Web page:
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32
[chap. ii.
RIO DE JANEIRO.

time most useful to man. Who can doubt that these qualities are united in the banana, the cocoa-nut, the many kinds of palm, the orange, and the bread-fruit tree?

During this day I was particularly struck with a remark of Humboldt's, who often alludes to “the thin vapour which, without changing the transparency of the air, renders its tints more harmonious, and softens its effects.” This is an appearance which I have never observed in the temperate zones. The atmosphere, seen through a short space of half or three quarters of a mile, was perfectly lucid, but at a greater distance all colours were blended into a most beautiful haze, of a pale French grey, mingled with a little blue. The condition of the atmosphere between the morning and about noon, when the effect was most evident, had undergone little change, excepting in its dryness. In the interval, the difference between the dew point and temperature had increased from 7°.5 to 17°.

On another occasion I started early and walked to the Gavia, or topsail mountain. The air was delightfully cool and fragrant; and the drops of dew still glittered on the leaves of the large liliaceous plants, which shaded the streamlets of clear water. Sitting down on a block of granite, it was delightful to watch the various insects and birds as they flew past. The humming-bird seems particularly fond of such shady retired spots. Whenever I saw these little creatures buzzing round a flower, with their wings vibrating so rapidly as to be scarcely visible, I was reminded of the sphinx moths: their movements and habits are indeed in many respects very similar.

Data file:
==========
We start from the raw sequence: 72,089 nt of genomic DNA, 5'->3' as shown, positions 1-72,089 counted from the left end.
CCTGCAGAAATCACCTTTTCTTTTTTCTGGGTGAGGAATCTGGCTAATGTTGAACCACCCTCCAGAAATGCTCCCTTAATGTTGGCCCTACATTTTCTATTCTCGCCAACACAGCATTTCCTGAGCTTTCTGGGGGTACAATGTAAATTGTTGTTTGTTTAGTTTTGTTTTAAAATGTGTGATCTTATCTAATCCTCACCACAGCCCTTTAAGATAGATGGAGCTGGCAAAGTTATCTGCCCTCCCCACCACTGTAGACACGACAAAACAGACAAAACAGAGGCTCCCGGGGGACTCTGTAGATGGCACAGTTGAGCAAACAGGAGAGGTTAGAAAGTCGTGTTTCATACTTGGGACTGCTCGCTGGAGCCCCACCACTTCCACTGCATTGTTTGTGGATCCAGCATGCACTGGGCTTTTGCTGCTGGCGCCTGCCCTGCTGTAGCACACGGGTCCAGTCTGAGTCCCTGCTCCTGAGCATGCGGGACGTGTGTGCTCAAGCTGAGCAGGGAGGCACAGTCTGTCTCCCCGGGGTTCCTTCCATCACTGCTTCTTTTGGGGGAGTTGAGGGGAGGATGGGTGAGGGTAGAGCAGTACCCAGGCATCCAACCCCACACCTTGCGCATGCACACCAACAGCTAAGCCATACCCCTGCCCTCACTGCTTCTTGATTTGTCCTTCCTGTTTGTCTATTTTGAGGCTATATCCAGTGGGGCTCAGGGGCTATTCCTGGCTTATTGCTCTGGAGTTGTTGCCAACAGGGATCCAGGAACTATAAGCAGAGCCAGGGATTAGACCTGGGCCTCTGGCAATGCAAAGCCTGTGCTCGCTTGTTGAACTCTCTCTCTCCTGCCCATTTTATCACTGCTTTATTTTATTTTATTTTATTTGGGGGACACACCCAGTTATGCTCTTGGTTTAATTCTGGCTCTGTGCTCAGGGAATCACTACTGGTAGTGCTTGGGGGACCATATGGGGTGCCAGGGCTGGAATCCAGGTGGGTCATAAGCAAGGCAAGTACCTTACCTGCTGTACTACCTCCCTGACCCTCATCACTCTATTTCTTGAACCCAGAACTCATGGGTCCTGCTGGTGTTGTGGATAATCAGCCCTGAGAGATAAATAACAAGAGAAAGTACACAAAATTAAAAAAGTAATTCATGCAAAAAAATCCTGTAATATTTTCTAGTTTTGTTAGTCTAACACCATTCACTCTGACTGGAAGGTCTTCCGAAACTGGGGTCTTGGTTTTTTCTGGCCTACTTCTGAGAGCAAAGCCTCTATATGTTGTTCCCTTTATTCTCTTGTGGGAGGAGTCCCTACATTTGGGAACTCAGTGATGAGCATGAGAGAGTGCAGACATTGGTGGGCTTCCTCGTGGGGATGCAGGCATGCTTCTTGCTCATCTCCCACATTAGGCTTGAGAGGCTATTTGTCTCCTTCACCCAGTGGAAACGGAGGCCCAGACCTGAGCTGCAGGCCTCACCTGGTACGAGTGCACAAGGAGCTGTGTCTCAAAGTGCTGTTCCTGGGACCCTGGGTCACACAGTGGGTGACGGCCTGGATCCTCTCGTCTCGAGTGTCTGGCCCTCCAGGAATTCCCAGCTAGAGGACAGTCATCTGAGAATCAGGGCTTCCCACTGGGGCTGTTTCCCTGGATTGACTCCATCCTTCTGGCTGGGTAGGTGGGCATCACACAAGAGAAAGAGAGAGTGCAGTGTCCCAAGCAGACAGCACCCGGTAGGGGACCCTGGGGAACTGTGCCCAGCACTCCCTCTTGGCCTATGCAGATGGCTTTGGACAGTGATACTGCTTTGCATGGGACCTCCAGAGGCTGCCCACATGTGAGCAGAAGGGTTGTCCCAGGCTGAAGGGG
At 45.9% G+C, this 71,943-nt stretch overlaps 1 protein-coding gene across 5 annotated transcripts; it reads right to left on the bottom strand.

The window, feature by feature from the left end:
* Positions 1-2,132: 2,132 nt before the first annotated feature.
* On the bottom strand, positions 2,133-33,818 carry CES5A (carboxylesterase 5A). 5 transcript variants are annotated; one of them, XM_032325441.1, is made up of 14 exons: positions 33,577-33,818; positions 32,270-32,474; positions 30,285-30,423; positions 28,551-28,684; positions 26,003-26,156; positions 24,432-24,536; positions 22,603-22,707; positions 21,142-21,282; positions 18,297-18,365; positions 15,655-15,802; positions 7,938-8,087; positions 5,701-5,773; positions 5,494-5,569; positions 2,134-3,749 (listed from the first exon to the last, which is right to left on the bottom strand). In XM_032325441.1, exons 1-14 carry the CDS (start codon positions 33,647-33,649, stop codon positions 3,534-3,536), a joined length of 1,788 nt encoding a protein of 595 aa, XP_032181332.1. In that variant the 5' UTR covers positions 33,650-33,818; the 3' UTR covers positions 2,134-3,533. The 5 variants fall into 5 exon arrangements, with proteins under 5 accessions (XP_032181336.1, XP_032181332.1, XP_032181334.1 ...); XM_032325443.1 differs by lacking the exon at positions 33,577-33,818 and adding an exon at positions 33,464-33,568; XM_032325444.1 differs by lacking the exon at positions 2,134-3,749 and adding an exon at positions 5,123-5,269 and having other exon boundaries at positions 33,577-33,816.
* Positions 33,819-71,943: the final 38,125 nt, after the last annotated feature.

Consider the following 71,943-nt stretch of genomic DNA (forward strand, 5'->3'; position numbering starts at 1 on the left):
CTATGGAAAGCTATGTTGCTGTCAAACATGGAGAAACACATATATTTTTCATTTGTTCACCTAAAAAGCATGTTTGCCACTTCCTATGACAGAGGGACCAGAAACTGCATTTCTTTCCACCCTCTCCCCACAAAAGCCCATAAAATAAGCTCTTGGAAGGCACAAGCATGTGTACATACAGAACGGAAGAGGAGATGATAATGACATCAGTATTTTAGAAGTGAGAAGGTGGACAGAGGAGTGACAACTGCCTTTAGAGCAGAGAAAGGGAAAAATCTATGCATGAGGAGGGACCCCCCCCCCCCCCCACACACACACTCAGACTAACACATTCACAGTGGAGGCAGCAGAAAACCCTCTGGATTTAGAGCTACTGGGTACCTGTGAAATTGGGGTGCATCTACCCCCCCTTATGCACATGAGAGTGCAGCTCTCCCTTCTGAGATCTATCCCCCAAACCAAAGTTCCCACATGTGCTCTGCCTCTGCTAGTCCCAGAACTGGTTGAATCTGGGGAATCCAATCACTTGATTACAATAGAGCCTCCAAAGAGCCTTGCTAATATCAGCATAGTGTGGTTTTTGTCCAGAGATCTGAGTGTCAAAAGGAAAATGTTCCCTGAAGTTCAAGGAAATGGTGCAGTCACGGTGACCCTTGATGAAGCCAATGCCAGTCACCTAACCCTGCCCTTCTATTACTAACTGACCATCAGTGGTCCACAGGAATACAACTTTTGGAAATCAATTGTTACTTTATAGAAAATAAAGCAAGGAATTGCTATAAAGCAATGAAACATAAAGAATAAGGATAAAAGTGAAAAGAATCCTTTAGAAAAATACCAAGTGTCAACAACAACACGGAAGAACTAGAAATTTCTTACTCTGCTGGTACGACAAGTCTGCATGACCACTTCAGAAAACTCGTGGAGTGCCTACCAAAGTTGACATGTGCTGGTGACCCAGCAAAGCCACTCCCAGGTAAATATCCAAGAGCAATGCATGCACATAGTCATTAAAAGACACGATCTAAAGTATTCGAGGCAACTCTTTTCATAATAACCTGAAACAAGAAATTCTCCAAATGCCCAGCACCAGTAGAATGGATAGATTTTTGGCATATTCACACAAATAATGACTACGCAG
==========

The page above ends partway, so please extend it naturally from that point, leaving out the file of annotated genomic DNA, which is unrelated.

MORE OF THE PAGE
Following a pathway I entered a noble forest, and from a height of five or six hundred feet, one of those splendid views was presented, which are so common on every side of Rio. At this elevation the landscape attains its most brilliant tint; and every form, every shade, so completely surpasses in magnificence all that the European has ever beheld in his own country, that he knows not how to express his feelings. The general effect frequently recalled to my mind the gayest scenery of the Opera-house or the great theatres. I never returned from these excursions empty handed. This day I found a specimen of a curious fungus, called Hymenophallus. Most people know the English Phallus, which in autumn taints the air with its odious smell: